Rising Chinese occupancy rates fuel Marriott’s recovery

Nanning Marriot China

China appears to be leading hospitality major Marriott’s recovery. Occupancy rates in China have gone from single-digit lows in February to just over 30% currently,

“China does appear to be recovering and holding. I know there is lots of debate on if there’s a resurgence of the virus in China,” Marriott President and CEO Arne Sorenson said on Monday during the first quarter earnings call. “By and large, what we hear there is reassuring.”

Coronavirus first impacted Marriott’s China portfolio in January before ramping up elsewhere in March. Marriott properties in Chinese resort markets saw close to 70% occupancy rates over the recent Labour Day holiday. A strong domestic traveller base should continue to fuel the recovery in China, Sorenson said.

A quarter of Marriott’s hotels around the world are temporarily closed due to depleted occupancy and limited revenue per room in the coronavirus era not justifying continued operations. The hotel giant’s worldwide revenue per room was down 90% in April.

About 16% of Marriott’s North American portfolio is temporarily closed while more than 75% of the company’s European hotels have suspended operations.

“The glimmer of good news is negative trends appear to have bottomed in most regions in the world,” Sorenson said.

US occupancy rates have increased by about a percentage point a week in recent weeks, Sorenson said. While that is not enough to say there is a full recovery underway, he added it does show pent-up travel demand is out there.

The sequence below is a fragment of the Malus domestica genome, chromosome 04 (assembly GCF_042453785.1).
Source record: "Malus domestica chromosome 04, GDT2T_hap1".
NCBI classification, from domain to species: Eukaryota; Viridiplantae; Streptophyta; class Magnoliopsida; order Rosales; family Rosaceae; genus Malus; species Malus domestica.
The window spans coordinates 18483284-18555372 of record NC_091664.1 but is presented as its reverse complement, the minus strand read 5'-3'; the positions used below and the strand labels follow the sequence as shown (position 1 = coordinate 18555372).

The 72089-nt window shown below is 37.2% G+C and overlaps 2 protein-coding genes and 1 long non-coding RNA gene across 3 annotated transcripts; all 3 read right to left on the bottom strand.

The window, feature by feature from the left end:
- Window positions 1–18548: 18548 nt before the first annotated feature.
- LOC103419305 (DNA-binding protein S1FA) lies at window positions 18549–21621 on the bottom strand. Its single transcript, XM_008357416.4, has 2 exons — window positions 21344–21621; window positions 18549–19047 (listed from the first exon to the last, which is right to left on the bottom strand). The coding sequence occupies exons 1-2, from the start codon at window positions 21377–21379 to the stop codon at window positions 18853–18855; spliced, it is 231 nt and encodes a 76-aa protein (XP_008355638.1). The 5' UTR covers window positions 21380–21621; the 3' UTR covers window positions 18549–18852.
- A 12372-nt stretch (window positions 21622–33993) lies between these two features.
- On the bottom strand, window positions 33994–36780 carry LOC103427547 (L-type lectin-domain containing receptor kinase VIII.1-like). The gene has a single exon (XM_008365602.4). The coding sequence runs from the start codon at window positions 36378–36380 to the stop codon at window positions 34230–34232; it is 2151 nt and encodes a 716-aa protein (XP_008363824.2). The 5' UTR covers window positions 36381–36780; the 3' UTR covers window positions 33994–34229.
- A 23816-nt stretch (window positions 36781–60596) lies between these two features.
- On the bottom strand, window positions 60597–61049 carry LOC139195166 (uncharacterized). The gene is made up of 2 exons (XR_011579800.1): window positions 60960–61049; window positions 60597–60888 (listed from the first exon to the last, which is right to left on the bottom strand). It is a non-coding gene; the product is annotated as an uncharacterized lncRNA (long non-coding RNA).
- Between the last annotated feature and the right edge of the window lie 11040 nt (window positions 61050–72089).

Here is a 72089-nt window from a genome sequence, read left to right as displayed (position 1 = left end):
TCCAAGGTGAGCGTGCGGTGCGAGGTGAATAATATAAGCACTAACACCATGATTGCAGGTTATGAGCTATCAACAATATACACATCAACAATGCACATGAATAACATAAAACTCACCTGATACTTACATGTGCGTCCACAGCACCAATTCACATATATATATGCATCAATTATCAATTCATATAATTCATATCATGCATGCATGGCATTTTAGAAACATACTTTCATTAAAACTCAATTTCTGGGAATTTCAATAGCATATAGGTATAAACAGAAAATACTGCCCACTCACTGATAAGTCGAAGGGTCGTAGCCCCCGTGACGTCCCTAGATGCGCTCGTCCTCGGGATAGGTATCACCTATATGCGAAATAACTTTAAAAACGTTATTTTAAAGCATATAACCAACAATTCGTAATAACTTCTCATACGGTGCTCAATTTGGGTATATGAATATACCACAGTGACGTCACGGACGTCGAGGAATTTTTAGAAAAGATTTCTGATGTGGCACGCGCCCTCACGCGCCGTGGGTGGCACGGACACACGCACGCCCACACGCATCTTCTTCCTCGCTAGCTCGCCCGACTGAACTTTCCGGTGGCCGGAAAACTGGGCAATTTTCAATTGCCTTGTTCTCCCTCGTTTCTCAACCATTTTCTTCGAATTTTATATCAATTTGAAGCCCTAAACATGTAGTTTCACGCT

“Europe, unlike China and the U.S., is more meaningfully dependent on long-haul travel,” Sorenson said. “Because of its dependence on air and long-haul travel, it will probably be the slowest to return to levels we enjoyed before Covid-19.”

Marriott’s reported revenue per room, or RevPAR, was down nearly 23% in the first quarter. Outside North America, RevPAR dropped 30% while the metric was down nearly 20% in the company’s North American portfolio. Marriott’s first quarter profit was $31 million, down from $375 million reported in the first quarter of 2019.

Given April’s 90% global RevPAR decline, Marriott is almost certainly in store for an even more turbulent second quarter.

“The word of choice to describe what is happening around the world today is unprecedented, and the pandemic that has the world in its grip is certainly that,” Sorenson said. “For a company that is 92-years-old and has borne witness to the Great Depression, World War II, and many other economic and global crises, that is saying something.”